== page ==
During the changeover at ALBACA, Marriott Executive Chef Poompan left to go to the Ritz Carlton Denver. New Executive Chef Rafael Corniel, who came to the Coronado Marriott after being the senior banquet chef at the Marriott Marquis San Diego Marina, arrived while Chef Obregon was in the final stages of creating the ALBACA menu. “We were pretty much done when he arrived, but it was at a pivotal moment, about six weeks before opening. Chef Corniel was a key person to finish the last little tweaks to the menu. That was important to me and it was important to have someone who understood me in a culinary way. He helped refine some of the menu selections, which was a key element to the teamwork.”

The Better Half Sharon and I ate at ALBACA last Saturday evening and caught a great night to eat outdoors. Typically we’re not big fans of outdoor dining, but the views were fantastic. Unbeknownst to us, ALBACA has music Friday and Saturday evenings. We listened to several sets performed by a Flamenco Guitar duo who were really good and played a wide variety of music offerings from ‘Volare’ to ‘Hotel California’ and several stops in between.

Our five favorite food-related parts of the evening started with the Red Mojo Seafood Ceviche with Mexican shrimp, fish and octopus. It was brilliantly spiced, absolutely fresh seafood, which includes the Red Mojo sauce, the branding sauce at ALBACA. The sauce is bottled and sold at the restaurant. The ceviche portion was very generous and made for a great beginning to the evening. Obregon said, “It’s a dish that represents San Diego.”

While I was avidly and rapidly consuming the Seafood Ceviche, and to be honest sharing it with Sharon, she was occupied with a salad comprised of Roasted Seasonal Vegetables, including an avocado mojo, peanuts and coffee nibs. Sharon said of the dish, “The vegetables were roasted to perfection, including asparagus, broccolini, and carrots.”

Next was the Seafood Pasilla Rice, which contains squid, octopus, wild Mexican shrimp, local fish, aioli and chimichurri. All the components work together in harmony, with the rice bringing it all together. Served really hot it truly exemplifies the comfort food combined with fresh seafood culinary approach Chef Obregon strives to achieve. According to Chef Obregon, the dish traces its roots back to when the Spanish conquerors came through Vera Cruz and combined all the ingredients into a paella style dish. “It’s one of my favorite dishes,” Obregon said. “It represents a lot of my cuisines, with a touch of ALBACA.”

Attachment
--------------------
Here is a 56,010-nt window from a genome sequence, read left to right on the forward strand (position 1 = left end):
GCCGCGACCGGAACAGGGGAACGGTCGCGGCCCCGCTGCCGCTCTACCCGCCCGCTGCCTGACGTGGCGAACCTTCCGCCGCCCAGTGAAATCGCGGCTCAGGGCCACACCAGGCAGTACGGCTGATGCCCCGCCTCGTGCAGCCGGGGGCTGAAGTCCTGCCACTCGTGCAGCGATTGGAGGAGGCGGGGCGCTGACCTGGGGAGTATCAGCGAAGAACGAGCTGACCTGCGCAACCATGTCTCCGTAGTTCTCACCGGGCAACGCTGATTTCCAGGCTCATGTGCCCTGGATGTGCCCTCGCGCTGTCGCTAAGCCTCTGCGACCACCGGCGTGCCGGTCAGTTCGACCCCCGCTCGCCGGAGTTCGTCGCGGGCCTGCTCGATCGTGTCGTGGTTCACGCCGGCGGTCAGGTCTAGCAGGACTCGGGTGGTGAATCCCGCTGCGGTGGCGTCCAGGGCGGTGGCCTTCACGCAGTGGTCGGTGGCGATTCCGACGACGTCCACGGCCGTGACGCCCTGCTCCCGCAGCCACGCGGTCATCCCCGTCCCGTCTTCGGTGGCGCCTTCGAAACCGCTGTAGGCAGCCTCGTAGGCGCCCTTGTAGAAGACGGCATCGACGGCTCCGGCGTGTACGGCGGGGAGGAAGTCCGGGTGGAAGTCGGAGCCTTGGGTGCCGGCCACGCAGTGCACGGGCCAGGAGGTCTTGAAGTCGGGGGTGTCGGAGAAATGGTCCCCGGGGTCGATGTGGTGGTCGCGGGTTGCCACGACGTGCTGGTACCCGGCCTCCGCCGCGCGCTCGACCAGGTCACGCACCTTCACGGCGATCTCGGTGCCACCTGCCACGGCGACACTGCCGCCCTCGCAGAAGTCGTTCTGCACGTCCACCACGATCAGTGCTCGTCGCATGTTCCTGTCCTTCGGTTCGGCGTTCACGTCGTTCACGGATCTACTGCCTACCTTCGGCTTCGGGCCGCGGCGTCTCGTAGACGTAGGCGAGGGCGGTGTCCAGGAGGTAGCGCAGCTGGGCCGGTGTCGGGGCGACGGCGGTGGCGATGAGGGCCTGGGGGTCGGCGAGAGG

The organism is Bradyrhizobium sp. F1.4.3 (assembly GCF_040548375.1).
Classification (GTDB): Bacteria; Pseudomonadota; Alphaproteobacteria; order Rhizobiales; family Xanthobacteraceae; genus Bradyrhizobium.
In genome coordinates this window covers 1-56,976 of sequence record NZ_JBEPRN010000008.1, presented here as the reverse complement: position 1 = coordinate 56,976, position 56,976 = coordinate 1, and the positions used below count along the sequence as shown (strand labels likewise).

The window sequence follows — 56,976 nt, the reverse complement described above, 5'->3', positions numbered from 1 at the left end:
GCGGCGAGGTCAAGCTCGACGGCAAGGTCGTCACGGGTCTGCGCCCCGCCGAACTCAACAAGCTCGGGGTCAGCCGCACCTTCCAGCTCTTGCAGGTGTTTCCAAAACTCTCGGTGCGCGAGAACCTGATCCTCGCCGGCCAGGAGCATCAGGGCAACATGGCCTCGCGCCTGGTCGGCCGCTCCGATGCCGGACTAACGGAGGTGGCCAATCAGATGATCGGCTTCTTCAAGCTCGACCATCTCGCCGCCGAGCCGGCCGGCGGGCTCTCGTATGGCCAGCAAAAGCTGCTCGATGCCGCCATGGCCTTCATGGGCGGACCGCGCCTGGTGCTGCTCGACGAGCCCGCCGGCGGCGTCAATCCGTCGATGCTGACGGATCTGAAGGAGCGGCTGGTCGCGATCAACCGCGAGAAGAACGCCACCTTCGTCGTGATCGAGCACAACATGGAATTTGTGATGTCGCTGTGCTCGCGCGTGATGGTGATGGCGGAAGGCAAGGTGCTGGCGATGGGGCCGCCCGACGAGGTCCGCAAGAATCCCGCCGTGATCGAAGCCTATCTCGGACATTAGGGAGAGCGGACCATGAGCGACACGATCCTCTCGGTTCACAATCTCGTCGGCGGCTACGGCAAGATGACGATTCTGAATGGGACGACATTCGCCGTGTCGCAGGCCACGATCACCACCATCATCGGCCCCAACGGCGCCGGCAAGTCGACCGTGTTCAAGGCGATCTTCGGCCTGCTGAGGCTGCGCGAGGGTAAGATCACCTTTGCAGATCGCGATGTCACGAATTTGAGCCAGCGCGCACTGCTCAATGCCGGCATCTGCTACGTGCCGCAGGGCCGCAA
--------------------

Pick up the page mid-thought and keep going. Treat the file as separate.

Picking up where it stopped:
For dessert we selected the Oven Baked Cheesecake, which came with berries compote and cinnamon whipped cream. As the name implies, it arrived warm, and looked like an individual cheesecake and was very tasty.

And our fifth food component was the after dinner drink, ‘What the Chef Drinks.’ “It’s a traditional drink, after a nice meal, to have with good company, family and friends” Obregon stated. “It contains Liquor 43 from Spain, which has 43 different spices, a shot of expresso, with cinnamon foam and served with an orange wedge. It’s a finishing drink and has become really popular with friends and local chefs and restauranteurs.”

ALBACA is open for breakfast, lunch and dinner, with the dinner menu available from 5 to 9 p.m. weekdays and 5-10 pm on weekends. Obregon elaborated on the dining concept, “We not only have comfort food, but we also have a lot of healthy food. That comes with me being a Vegan. We have dishes that are 500 calories or less. For breakfast we have gluten free pancakes and waffles and a lot of nice fresh fruit salads. We have a Vegan Benedict which we make all in-house with a Vegan biscuit, with a braised tofu that is marinated in some vegetable stock, chilies and tomatoes. We also have a Vegan Hollandaise sauce made from almonds, which is really, really good. I created that myself. The Red Mojo Ceviche has a Vegan option that uses beets rather than seafood and is really good. And for lunch we have a casual menu where you can get a chicken torta or some other quick bites.” ALBACA which officially opened May 16, 2019, also has a Happy Hour that runs from Sunday to Thursday, from 3 to 6 p.m.

Saturday, November 2, 2019, ALBACA and Chef Obregon will be holding a Dia De Los Muertos Dinner, featuring his cuisine, including regional specialties. “It will be a nice dinner that represents the different regions of Mexico. It will be family style with a variety of dishes. We are partnering with Origen Raiz Mezcal, who we work with for our dinners on Tuesday nights. Dia De Los Muertos is both a sad remembrance of loved ones who passed away, and also a celebration of their lives.” Tickets to the event are $70 per person and can be purchased through Eventbrite.

For a taste of food with a different spin, located nearby and made with fresh, local ingredients try ALBACA Restaurant. And the exquisite scenery is free of charge.